How to Know a Filter Needs Changing

Visually inspecting the filter is the only way to know if it’s good or needs to be replaced. We recommend checking it monthly (more often if you get a new pet or the outdoor air quality is poor). This way, you can replace a clogged filter in time and figure out how quickly it gets dirty. When inspecting a filter, hold it in front of a light source. The light should pass through; if not, replace the filter with a clean one.

Remember, there’s no strict guideline for how much dirt is acceptable. A filter with a thin layer of dirt may be fine if you can still see its material. If its surface is completely obscured by debris, replace the filter. A musty odor also means you need a new filter.

Other than seeing a dirty filter, other signs it may need changing include:

  • Dust and debris on vents
  • Dust on fan blades, cabinets, and other surfaces
  • Your AC/heater sounds strained when starting
  • The HVAC system runs for longer periods
  • An indicator light reveals it’s time to change the filter

What If I Don’t Change the Filter?

The longer you wait, the more dust, dirt, and allergens will collect on the filter. Your HVAC system will work less effectively, reducing comfort, energy efficiency, and indoor air quality. A buildup of mold, fungal, and bacterial particles can damage the system or cause health issues in your household. 

Also, a thick coating of dirt can impede airflow, which increases wear and tear on your heating or cooling system. Dust can jam fan motors, valves, and other moving parts. The excess strain can lead to frequent repairs.  Over time, strained components can fail, causing others to break down, until you’re dealing with a major issue like compressor failure.

Does My HVAC System Need to Be Repaired? 

Over time, if you don’t change the filter as recommended or schedule routine AC maintenance, your HVAC system can be damaged. Replacing the filter won’t fix the problem at this point. Call an experienced contractor if you notice signs such as:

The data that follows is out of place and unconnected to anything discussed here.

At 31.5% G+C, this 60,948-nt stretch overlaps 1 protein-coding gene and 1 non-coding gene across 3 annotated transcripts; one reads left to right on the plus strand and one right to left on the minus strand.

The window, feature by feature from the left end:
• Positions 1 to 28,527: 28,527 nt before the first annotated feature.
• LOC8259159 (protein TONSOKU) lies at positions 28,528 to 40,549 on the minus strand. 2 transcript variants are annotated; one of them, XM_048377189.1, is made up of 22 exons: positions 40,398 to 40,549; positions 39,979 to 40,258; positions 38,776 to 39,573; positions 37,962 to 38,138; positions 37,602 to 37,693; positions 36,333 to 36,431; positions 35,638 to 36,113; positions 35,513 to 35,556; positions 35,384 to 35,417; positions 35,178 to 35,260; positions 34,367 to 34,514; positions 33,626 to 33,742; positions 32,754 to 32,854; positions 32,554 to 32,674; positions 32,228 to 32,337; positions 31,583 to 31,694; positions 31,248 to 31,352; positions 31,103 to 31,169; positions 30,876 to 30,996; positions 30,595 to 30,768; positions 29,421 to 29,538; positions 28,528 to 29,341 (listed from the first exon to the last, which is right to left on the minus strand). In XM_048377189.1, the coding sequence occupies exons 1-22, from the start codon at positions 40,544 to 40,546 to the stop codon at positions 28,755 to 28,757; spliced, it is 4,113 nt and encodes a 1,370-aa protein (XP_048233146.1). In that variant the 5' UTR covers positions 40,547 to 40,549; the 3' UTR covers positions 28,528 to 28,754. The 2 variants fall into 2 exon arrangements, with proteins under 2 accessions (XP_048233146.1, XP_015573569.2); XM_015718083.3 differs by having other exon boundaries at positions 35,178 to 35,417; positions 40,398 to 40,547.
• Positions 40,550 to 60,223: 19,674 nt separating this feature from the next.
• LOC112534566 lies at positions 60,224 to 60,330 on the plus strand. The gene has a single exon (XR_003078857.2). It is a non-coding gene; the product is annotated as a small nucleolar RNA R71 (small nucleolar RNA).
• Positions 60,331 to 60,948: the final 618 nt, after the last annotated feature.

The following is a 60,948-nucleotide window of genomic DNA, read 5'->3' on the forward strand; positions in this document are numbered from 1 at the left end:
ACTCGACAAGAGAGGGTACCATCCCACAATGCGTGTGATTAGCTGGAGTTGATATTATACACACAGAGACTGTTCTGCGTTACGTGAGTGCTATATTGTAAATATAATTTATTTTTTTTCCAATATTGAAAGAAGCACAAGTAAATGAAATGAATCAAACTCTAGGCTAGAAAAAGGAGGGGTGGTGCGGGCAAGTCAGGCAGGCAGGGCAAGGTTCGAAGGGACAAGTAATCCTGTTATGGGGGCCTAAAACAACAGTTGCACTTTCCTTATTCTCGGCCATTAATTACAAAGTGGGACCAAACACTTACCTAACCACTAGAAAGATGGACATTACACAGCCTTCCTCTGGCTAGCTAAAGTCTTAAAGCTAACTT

• Reduced Temperature Control: If your AC is blowing warm air or the furnace is not heating your home, there may be a problem with a thermostat, compressor, or other component. 
  • Restricted Airflow: This can be caused by a clogged filter or ductwork blockage, but other mechanical issues can affect airflow too. 
  • Loud Noises: If your HVAC system is louder than usual, it may have a mechanical issue caused by strain resulting from a dirty filter or a lack of maintenance.
  • Frequent Cycling: Waiting too long to replace the filter can lead to AC problems that cause it to turn on and off too frequently. This means the system is working harder than it should.
  • Higher Energy Bills: A dirty filter can cause your AC or heater to run less efficiently, causing your energy bills to spike. High bills can also mean your HVAC system needs to be repaired.

Contact Trio Heating & Air

We are a leading air conditioning service company in the The Greater San Francisco Bay Area area. Whether you need a new filter, a tune-up, or an AC repair, our licensed and trained technicians are committed to customer satisfaction and a job well done. Our team is prompt and ready to ensure your home stays comfortable. They can fix any issue with your HVAC system and provide annual AC maintenance to prevent breakdowns and improve efficiency. To request routine service or repairs, call (415) 223-1647 today.